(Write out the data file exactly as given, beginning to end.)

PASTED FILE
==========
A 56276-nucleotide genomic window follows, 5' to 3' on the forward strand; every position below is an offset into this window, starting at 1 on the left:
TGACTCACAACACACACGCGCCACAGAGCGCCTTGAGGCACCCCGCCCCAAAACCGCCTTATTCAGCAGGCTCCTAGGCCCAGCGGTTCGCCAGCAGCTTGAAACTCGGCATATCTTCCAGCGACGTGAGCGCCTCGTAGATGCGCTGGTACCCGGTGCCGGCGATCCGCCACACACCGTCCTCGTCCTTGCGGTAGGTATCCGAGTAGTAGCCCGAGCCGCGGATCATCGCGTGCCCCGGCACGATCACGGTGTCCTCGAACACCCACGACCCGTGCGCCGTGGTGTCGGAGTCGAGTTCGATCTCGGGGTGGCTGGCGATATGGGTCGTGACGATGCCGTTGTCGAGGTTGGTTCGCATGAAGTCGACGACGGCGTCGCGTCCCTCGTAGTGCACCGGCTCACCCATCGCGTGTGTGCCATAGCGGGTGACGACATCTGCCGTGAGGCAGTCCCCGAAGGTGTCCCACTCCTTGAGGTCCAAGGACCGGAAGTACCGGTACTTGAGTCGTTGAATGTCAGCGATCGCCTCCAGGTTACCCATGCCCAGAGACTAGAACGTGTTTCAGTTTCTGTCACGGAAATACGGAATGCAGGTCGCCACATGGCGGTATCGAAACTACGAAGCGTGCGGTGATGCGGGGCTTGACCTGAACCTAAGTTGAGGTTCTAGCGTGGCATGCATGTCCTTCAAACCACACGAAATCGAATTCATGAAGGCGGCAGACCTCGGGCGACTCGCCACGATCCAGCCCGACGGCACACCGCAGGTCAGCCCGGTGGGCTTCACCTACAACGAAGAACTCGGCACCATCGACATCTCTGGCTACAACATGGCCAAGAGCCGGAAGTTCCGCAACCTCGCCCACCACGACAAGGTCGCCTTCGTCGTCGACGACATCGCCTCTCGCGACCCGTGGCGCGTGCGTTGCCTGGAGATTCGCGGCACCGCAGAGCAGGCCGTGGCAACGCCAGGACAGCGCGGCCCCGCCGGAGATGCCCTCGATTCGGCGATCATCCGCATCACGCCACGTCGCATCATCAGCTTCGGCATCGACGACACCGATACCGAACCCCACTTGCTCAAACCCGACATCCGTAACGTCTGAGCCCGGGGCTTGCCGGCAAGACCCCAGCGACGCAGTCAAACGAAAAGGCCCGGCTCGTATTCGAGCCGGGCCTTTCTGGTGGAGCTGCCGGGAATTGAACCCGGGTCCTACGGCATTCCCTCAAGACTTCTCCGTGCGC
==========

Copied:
A 56276-nucleotide genomic window follows, 5' to 3' on the forward strand; every position below is an offset into this window, starting at 1 on the left:
TGACTCACAACACACACGCGCCACAGAGCGCCTTGAGGCACCCCGCCCCAAAACCGCCTTATTCAGCAGGCTCCTAGGCCCAGCGGTTCGCCAGCAGCTTGAAACTCGGCATATCTTCCAGCGACGTGAGCGCCTCGTAGATGCGCTGGTACCCGGTGCCGGCGATCCGCCACACACCGTCCTCGTCCTTGCGGTAGGTATCCGAGTAGTAGCCCGAGCCGCGGATCATCGCGTGCCCCGGCACGATCACGGTGTCCTCGAACACCCACGACCCGTGCGCCGTGGTGTCGGAGTCGAGTTCGATCTCGGGGTGGCTGGCGATATGGGTCGTGACGATGCCGTTGTCGAGGTTGGTTCGCATGAAGTCGACGACGGCGTCGCGTCCCTCGTAGTGCACCGGCTCACCCATCGCGTGTGTGCCATAGCGGGTGACGACATCTGCCGTGAGGCAGTCCCCGAAGGTGTCCCACTCCTTGAGGTCCAAGGACCGGAAGTACCGGTACTTGAGTCGTTGAATGTCAGCGATCGCCTCCAGGTTACCCATGCCCAGAGACTAGAACGTGTTTCAGTTTCTGTCACGGAAATACGGAATGCAGGTCGCCACATGGCGGTATCGAAACTACGAAGCGTGCGGTGATGCGGGGCTTGACCTGAACCTAAGTTGAGGTTCTAGCGTGGCATGCATGTCCTTCAAACCACACGAAATCGAATTCATGAAGGCGGCAGACCTCGGGCGACTCGCCACGATCCAGCCCGACGGCACACCGCAGGTCAGCCCGGTGGGCTTCACCTACAACGAAGAACTCGGCACCATCGACATCTCTGGCTACAACATGGCCAAGAGCCGGAAGTTCCGCAACCTCGCCCACCACGACAAGGTCGCCTTCGTCGTCGACGACATCGCCTCTCGCGACCCGTGGCGCGTGCGTTGCCTGGAGATTCGCGGCACCGCAGAGCAGGCCGTGGCAACGCCAGGACAGCGCGGCCCCGCCGGAGATGCCCTCGATTCGGCGATCATCCGCATCACGCCACGTCGCATCATCAGCTTCGGCATCGACGACACCGATACCGAACCCCACTTGCTCAAACCCGACATCCGTAACGTCTGAGCCCGGGGCTTGCCGGCAAGACCCCAGCGACGCAGTCAAACGAAAAGGCCCGGCTCGTATTCGAGCCGGGCCTTTCTGGTGGAGCTGCCGGGAATTGAACCCGGGTCCTACGGCATTCCCTCAAGACTTCTCCGTGCGC